Tuesday, February 2, 2010

Sully's Second Portrait of Rebecca

Thomas Sully was still working on his first portrait of Rebecca in December 1830 when her brother Benjamin and his wife Maria arrived from Lexington KY for what would be a six-month visit. The Philadelphia family realized this would be a great opportunity to commission Sully to paint portraits of Ben, the only sibling living far from home, and his wife, who was a great favorite with her brothers- and sisters-in-law.

Ben had his portrait done in April and Maria probably about the same time. The experience and the outcome must have been good because Maria decided she wanted a portrait of Rebecca, her favorite sister-in-law and good friend, to take back to Kentucky. Rebecca complied with her wishes and sat for her portrait in May and June, 1831.

Rebecca's first portrait by Sully had been what was called a "bust," a painting which showed her from the waist up. For her second, she sat for a "head," a smaller painting like those done of Ben and Maria.

A comparison of Sully's two paintings shows the same features and coloring, but also some major differences. His first portrait is of an elegant woman of the world, one with some flesh on her bones. In the second the sophisticated woman has become angelic, and the lovely transparent collar she is wearing, which must have been an expensive item, appears, not as a symbol of luxe, but as an element which heightens the ethereal looks of the sitter.

A few years after this portrait was painted, Julia Hoffman, the daughter of Rebecca's best friend Maria Fenno Hoffman, was visiting Rebecca in Philadelphia when she wrote to one of her brothers: "Miss Gratz is in good spirits and looks quite handsomely. She is certainly one of the loveliest characters in the world. It is happiness to be with her and be loved by her and I believe we all are." To me, these words describe the image we see in this portrait.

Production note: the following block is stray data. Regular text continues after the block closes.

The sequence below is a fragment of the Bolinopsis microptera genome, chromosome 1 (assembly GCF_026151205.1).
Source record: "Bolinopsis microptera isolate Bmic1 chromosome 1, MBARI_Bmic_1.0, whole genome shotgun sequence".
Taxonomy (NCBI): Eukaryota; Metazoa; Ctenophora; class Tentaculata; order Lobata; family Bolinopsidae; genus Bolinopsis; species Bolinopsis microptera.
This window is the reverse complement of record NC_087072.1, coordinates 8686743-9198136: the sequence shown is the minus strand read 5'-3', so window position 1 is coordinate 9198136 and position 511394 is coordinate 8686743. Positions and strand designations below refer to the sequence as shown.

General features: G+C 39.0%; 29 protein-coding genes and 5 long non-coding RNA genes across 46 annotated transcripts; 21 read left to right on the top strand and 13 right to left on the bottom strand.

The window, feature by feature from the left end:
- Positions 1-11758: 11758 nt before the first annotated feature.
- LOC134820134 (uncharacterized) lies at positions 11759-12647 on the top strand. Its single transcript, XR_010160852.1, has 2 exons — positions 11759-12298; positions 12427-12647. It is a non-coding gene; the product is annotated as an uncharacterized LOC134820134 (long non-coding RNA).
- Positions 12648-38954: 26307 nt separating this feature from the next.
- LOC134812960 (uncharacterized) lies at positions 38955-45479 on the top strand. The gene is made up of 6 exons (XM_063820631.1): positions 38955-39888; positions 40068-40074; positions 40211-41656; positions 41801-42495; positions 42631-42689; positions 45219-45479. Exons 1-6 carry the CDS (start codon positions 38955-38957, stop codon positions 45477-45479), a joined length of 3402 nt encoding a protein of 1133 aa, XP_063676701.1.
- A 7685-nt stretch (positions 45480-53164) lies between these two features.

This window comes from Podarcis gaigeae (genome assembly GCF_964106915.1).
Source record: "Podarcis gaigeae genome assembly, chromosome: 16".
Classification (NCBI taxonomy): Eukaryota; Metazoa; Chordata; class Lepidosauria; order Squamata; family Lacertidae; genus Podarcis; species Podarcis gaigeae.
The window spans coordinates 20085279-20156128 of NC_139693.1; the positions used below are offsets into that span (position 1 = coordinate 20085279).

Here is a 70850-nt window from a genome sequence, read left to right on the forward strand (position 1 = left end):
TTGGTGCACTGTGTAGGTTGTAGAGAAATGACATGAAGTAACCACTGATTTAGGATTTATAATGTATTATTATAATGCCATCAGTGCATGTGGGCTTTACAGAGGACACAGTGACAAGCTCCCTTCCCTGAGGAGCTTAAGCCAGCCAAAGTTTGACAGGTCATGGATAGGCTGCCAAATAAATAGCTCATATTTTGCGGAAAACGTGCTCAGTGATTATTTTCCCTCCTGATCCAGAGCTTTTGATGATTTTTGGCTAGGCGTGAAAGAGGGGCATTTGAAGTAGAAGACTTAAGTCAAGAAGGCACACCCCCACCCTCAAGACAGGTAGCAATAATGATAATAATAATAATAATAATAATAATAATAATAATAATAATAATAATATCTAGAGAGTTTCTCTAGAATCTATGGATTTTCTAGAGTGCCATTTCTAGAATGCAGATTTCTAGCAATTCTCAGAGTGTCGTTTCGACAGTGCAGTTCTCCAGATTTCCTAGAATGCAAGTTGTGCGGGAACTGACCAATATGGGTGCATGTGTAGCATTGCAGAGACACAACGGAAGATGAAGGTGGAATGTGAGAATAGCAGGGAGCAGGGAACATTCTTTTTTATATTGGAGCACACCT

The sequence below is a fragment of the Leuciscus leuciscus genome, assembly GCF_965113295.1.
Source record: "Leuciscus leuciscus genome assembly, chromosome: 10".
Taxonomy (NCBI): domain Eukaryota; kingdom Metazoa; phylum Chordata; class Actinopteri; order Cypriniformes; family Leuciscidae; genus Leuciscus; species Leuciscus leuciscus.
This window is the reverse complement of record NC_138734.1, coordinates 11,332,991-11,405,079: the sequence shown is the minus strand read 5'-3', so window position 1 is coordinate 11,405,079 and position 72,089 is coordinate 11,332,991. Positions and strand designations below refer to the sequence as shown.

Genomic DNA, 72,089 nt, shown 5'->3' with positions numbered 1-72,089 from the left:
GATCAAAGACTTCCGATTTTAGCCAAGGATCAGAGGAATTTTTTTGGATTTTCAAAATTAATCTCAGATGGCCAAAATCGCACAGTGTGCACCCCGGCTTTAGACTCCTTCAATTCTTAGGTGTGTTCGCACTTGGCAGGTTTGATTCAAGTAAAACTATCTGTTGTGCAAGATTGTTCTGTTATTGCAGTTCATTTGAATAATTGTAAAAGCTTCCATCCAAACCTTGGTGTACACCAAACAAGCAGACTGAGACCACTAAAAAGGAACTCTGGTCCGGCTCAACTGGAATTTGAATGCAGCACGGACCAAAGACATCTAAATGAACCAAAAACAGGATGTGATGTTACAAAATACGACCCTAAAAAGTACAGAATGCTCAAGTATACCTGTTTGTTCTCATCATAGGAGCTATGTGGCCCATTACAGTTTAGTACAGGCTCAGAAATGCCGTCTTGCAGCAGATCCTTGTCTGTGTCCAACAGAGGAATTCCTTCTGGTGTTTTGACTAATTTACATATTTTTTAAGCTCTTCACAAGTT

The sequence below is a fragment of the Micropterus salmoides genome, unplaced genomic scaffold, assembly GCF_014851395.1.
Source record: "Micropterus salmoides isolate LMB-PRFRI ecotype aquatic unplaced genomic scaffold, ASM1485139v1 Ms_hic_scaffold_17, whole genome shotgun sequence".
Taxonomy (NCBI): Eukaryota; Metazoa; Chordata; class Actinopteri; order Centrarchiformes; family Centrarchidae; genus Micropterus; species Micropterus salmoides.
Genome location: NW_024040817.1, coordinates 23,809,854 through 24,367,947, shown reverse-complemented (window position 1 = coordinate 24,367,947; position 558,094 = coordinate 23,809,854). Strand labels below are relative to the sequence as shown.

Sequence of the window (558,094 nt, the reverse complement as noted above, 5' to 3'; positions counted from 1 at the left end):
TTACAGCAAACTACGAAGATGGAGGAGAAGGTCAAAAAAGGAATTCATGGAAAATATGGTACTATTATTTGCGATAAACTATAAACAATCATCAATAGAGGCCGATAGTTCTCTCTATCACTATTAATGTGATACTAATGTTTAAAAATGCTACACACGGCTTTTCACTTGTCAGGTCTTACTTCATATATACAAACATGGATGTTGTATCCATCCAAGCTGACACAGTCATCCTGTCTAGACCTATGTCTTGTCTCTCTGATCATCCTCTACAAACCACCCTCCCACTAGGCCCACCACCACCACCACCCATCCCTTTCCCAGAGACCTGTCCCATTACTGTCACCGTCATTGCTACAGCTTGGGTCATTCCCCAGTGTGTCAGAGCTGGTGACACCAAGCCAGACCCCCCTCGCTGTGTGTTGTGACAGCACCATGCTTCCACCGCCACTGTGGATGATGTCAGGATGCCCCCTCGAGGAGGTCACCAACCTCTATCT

By the way, Rebecca did love the Hoffman children. A few years later, Julia was left penniless at her father's death. Rebecca offered her a home, and Julia came to divide her time for the rest of her life between winters in Philadelphia with Rebecca and summers in the country with her brother George and his family.

(This painting is in the collection of the Rosenbach Museum and Library in Philadelphia. In the autumn of 2010, it will travel to the new National Museum of American Jewish History fifteen blocks from the Rosenbach for a nice, long nineteenth-century-style visit. Julia Hoffman's letter from 1835 is the Fenno-Hoffman Papers in the Clements Library at the University of Michigan.)

Another blog post of possible interest is A Lost Portrait of Rebecca.

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